Rural Community Finance.   Global Interconnectedness.   Investing in a Prosperous Future for Guatemala.
Fueling the Entrepreneurial Spirit in the Developing World
Antonia Ovalle Ambrocio   
    Antonia and her family requested and received financing from the cooperative to
    purchase a piece of land on which she planned to cultivate fruit and coffee. The
    family, in terms of jobs, wears many different hats. Their work includes raising
    chickens, buying and selling clothes (such as the items pictured above), buying and
    selling fruit, and cultivating their own fruit and selling it. One of Antonia’s sons works
    in a factory in the capital city, and the other works as a local school teacher (pictured
    here, sadly stricken by polio). Both sons promised to help pay back the loan for this
    new and exciting project, which their mother planned to take on with the help and
    expertise of her extended family.
Daughter of  Santiago Eleuterio Chavaloc   
    CODICAP first lent to Don Santiago in March of 2006. He needed 25,000 quetzals
    ($3,250) to invest in his micro business, which is weaving the traditional long colorful
    skirts, called cortes, worn by indigenous Guatemalan women. His profession is called
    tejeduria, and the Totonicapán region of Guatemala, where the cooperative is located,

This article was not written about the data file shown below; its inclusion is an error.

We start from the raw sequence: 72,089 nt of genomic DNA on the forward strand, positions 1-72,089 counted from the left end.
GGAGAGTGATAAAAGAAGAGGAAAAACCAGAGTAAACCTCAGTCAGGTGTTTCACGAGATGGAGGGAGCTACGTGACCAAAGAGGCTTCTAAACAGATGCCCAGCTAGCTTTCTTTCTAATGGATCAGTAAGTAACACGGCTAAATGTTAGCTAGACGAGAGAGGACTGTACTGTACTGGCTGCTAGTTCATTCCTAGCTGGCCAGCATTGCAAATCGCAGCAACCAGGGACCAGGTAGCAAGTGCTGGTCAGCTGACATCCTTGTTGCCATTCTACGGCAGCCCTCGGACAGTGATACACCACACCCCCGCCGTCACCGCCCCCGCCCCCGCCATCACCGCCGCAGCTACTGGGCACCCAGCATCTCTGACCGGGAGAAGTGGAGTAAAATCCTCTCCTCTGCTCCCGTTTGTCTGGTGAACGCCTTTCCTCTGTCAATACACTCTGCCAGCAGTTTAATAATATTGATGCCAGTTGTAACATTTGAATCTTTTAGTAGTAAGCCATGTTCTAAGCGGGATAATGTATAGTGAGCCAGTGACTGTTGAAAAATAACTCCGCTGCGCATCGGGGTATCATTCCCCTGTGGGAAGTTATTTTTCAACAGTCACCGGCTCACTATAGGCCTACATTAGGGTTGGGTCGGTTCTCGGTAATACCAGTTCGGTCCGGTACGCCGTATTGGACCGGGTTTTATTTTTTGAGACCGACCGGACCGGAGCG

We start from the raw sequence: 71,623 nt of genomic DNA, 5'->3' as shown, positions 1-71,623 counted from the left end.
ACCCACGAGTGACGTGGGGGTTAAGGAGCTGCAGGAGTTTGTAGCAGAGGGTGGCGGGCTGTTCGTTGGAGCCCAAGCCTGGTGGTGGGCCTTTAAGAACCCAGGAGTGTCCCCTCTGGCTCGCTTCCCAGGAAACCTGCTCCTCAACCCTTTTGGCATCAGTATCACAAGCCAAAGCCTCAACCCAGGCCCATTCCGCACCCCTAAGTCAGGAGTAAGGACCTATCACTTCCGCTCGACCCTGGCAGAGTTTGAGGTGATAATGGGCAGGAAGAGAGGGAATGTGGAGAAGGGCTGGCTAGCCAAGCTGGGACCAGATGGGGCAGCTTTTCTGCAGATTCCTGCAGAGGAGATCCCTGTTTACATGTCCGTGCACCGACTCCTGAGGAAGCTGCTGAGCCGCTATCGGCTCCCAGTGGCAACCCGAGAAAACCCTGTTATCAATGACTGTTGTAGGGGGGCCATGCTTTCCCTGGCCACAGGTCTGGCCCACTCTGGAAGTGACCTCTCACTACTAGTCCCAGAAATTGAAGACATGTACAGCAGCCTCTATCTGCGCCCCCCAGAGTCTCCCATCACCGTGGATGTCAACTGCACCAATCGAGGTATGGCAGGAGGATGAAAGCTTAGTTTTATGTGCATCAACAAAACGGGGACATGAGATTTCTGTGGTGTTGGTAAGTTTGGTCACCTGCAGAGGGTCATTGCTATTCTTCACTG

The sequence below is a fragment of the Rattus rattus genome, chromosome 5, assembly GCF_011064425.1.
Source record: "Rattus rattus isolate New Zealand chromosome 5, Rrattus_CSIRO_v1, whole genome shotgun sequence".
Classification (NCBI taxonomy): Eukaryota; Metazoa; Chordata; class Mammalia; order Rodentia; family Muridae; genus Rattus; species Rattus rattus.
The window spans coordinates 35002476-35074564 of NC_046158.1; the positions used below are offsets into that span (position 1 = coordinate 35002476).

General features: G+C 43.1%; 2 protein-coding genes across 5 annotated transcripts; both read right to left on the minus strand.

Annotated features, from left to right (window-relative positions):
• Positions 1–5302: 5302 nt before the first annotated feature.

has a thriving community of tejedores, famous for making some of the most brightly
    colored and intricately patterned cloths and skirts. In January 2007, due to his petition
    and timely past payments, the cooperative increased his loan balance so that he could
    purchase a more sturdy and modern home for himself and his family. Pictured is Don
    Santiago’s daughter using his telar to elaborate one of the aforementioned skirts.  
Francisco Chox Guachiac
    CODICAP lent Francisco 30,000 quetzals ($3,900) on February 14th of 2007. Francisco
    is a 34 year-old coffee, banana, and maxam farmer who asked the cooperative to
    finance a coffee cultivation project. An experienced farmer, Francisco has maintained
    mature coffee plants on his land for some time harvesting and preparing the beans for
    sale. But he had a vision of a new coffee project that would be more profitable. Coffee
    plants are usually first cultivated separately in their own little pots, and then later
    transplanted. The market value of these small plants, or pilones, is quite high compared
    to the costs of producing them, if one already has land with sufficient coffee plants to
    provide seeds. Thus rather than sell just mature coffee beans, Francisco wanted to
    invest in this new baby coffee plant idea. In addition, he studied a grafting technique in
    which stems from one type of coffee plant are attached to the root of another type of
    plant to create a stronger and more disease resistant hybrid. He has already
    incorporated this method into his farming. In the picture above, myself, Francisco, and
    his wife, are standing in a sea of his coffee seedlings.
Visit of U.S. Ambassador to Guatemala James Derham and Peace Corps
Country Director Todd Sloan to Our Cooperativa CODICAP
Aldea Vásquez, Guatemala
Pajebal, Inc. is a U.S. 501(c)3 non-profit organization
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Loan Stories & Pictures